A battery is a device in which the energy of a chemical reaction can be converted into electricity. Small, sealed button and six-volt batteries are used for consumer products; “starting batteries” deliver a short burst of high power to start engines; “deep cycle batteries” deliver a low, steady level of power for electrical accessories such as trolling motors on boats; and large industrial batteries have thicker plates and can supply low, steady power for years. This profile is limited to the lead acid batteries used by motor vehicles.
A lead-acid battery consists of a polypropylene casing; lead terminals connected to positively- and negatively-charged internal plates; lead oxide; an electrolyte, which is a dilute solution of sulfuric acid and water; and plastic separators that are made of a porous synthetic material. More than 80 percent of the lead produced in America is used in lead-acid batteries.
Lead-acid batteries have the highest recycling rate of any product sold in the United States. This is because of the ease of returning a used battery when purchasing a new battery and the value of the lead and plastic components of the used battery.
Chaz Miller is state programs director for the National Solid Wastes Management Association, Washington. E-mail him at: [email protected].
Lead-Acid Batteries MSW Facts*
- 2.8 million tons, or 1.2% of municipal solid waste by weight.
- 18.24 pounds per person per year.
- The average life of a car battery is 4 years.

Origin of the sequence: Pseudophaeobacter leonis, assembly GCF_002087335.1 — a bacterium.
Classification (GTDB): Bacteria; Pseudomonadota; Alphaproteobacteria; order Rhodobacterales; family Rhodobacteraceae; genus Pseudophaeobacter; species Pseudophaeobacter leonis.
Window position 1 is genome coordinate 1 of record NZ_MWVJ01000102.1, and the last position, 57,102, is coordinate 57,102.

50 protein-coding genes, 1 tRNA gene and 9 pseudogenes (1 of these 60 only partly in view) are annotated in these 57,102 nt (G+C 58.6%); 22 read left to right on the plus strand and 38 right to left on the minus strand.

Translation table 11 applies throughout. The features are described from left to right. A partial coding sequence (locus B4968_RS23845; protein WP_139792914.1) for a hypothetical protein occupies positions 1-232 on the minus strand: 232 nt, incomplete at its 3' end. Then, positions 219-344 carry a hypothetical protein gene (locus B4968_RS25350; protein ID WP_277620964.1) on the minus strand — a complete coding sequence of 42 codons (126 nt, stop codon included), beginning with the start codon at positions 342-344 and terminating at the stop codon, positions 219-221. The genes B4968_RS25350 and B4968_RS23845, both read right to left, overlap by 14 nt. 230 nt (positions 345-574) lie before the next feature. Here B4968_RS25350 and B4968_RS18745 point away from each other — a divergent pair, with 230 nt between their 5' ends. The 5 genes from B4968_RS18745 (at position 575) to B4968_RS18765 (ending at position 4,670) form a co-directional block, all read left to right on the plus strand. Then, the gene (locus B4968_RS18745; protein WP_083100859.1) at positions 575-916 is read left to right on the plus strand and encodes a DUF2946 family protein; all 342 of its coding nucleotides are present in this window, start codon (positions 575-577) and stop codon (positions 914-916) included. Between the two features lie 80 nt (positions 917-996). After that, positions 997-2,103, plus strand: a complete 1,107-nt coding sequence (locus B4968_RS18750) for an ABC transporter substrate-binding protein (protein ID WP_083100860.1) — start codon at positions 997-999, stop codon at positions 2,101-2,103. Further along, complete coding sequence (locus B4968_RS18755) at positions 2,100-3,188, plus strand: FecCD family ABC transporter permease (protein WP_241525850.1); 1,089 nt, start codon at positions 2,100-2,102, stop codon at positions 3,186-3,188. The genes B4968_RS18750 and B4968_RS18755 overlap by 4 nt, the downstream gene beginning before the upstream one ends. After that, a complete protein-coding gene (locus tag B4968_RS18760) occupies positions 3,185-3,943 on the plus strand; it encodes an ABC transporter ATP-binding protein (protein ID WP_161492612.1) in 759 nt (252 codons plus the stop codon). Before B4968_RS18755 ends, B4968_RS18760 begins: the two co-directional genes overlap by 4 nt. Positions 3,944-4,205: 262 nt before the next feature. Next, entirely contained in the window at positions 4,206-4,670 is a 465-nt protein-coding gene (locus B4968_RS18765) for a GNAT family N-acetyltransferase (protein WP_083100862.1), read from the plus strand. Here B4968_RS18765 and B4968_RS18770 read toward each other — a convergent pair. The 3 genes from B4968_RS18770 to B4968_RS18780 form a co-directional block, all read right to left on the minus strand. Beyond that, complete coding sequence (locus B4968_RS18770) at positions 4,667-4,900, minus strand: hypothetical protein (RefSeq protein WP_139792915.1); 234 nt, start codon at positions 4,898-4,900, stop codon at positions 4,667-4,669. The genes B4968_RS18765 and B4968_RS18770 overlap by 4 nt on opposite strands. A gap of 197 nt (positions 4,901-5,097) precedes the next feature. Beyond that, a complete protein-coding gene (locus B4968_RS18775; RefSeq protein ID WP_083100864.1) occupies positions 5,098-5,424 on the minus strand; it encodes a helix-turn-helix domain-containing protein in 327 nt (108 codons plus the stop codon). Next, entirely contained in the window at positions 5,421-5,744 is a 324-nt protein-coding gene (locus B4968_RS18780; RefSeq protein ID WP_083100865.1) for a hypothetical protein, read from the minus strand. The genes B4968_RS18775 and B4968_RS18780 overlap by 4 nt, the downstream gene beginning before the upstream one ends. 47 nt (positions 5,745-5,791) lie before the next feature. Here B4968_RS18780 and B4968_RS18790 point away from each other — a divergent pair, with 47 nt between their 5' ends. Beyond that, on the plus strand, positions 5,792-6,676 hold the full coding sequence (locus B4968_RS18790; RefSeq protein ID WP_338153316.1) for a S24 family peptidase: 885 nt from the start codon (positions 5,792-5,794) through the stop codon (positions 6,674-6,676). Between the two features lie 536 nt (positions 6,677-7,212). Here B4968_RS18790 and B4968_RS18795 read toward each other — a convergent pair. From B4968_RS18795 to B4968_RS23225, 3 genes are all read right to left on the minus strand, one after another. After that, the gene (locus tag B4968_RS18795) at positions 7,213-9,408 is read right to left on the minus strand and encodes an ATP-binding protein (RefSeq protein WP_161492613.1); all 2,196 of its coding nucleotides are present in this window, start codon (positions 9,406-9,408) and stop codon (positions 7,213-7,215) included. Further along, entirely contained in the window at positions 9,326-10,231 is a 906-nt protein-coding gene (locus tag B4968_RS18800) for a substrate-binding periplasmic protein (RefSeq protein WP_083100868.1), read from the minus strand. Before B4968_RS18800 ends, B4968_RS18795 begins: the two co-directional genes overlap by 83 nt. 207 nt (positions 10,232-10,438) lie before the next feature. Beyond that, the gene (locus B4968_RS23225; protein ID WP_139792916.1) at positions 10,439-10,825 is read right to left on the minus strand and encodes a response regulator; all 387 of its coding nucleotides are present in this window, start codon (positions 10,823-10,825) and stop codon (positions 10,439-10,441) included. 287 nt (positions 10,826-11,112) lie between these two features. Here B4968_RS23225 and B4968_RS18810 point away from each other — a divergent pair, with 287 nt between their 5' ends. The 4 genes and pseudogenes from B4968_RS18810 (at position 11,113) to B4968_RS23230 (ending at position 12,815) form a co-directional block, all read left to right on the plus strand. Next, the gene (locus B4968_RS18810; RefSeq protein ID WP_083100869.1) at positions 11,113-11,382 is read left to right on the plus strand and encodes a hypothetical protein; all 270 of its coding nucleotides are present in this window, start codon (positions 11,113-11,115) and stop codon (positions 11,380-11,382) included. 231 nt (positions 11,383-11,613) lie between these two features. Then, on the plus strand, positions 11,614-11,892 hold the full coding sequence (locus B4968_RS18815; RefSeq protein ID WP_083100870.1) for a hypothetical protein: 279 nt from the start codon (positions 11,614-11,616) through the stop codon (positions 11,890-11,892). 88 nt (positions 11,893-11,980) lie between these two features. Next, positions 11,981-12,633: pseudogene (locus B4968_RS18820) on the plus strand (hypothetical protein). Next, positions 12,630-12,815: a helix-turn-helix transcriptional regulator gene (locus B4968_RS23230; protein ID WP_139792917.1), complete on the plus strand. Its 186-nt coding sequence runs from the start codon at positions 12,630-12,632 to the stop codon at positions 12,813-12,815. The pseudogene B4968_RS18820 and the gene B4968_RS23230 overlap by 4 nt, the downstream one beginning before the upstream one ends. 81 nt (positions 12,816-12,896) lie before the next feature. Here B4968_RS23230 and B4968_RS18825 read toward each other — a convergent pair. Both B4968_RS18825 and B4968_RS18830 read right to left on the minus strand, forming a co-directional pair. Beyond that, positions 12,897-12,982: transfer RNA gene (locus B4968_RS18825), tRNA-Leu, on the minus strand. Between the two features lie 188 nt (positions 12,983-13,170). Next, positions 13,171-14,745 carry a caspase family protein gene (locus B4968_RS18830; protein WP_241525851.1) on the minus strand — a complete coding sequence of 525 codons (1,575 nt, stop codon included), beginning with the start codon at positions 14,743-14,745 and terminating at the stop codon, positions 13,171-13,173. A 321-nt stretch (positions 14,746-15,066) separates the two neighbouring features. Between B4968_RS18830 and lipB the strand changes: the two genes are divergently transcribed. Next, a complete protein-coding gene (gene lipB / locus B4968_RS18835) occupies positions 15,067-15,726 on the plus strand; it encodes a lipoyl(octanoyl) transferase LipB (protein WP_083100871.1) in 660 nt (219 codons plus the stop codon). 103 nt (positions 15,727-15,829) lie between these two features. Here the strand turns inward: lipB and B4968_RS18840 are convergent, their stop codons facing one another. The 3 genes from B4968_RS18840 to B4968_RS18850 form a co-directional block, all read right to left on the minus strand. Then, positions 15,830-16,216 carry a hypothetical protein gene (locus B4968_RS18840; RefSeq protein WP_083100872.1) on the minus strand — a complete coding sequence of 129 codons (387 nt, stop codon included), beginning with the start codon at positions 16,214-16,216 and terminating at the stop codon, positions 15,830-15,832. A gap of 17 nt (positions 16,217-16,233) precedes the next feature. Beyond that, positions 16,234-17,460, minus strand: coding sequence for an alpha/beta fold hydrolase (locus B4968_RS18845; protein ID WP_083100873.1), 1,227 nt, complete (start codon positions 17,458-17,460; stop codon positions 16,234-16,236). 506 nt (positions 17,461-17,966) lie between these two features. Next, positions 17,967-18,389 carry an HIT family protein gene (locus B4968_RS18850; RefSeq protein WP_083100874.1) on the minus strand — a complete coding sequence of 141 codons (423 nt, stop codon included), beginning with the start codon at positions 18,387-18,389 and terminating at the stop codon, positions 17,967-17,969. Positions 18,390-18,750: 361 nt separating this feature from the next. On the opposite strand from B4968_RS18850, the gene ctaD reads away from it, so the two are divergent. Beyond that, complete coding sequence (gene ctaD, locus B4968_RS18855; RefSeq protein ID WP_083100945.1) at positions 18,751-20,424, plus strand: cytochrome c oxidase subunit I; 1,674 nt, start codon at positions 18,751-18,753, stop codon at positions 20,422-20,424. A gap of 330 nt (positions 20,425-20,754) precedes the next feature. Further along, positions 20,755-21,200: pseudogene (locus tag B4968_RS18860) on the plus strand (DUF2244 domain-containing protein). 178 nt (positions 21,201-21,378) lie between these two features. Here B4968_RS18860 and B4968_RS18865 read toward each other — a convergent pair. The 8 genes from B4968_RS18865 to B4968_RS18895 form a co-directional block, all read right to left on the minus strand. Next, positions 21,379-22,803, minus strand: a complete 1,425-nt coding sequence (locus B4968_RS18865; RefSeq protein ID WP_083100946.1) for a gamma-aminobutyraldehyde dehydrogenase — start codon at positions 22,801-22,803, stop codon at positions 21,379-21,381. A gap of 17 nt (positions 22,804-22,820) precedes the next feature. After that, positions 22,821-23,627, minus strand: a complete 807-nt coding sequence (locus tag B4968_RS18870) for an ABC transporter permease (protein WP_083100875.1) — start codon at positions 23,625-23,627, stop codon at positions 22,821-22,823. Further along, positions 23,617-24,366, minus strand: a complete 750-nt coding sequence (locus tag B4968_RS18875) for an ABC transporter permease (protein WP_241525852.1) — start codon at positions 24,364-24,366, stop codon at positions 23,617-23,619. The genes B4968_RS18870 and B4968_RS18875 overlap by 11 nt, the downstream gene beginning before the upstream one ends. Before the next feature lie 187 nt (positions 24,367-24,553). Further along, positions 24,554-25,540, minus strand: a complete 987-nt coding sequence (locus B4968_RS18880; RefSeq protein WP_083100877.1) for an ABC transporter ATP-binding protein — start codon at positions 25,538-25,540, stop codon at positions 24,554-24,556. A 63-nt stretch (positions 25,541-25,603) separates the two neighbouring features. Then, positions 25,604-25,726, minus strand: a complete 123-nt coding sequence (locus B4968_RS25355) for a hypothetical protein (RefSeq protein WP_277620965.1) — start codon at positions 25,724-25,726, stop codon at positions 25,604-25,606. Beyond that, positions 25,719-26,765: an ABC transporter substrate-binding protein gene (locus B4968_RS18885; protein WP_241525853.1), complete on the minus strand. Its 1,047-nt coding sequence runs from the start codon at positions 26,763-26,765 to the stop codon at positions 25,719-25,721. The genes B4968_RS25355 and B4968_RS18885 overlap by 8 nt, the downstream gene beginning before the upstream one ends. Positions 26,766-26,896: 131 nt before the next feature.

- The average life of a truck battery is 3 years.
- The amount of lead in a car battery is 21.4 pounds.
- 2.68 million tons or 95.7% recovery rate.
- 99% of battery lead is recycled (industry data).
- Nine states have battery deposit laws.
- Most states require retailers to collect old lead-acid batteries from customers who buy new batteries.
- A “typical” battery contains 60 to 80 percent recycled lead and plastic.
- Should never be placed in a composting pile.
Incinerated or Landfilled:
- 120,000 tons or 0.1% of municipal solid waste by weight.
- Should not be incinerated.
- 44 states ban disposal.
- Average car battery weighs 39 pounds.
- Average truck battery weighs 53 pounds.
- Average motorcycle battery weighs 9.5 pounds.
- In 10 years, car batteries have increased from 2,500 to 6,000 charging cycles.
- Industrial batteries can last 10 to 20 years.
- Polypropylene casings processed back into new battery casings.
- Lead is recycled into lead plates and other battery parts.
- Battery acid is either neutralized, treated and discharged into sewers or processed into sodium sulfate, a powder used in laundry detergent, glass and textile manufacturing.
Battery Council International, www.batterycouncil.org
“Municipal Solid Waste in the United States: 2009 Facts and Figures,” U.S. EPA, Office of Solid Waste, www.epa.gov/osw
“Measurement Standards and Reporting Guidelines,” National Recycling Coalition, Washington, www.nrc-recycle.org
*Data is from 2009 EPA estimates, except where noted.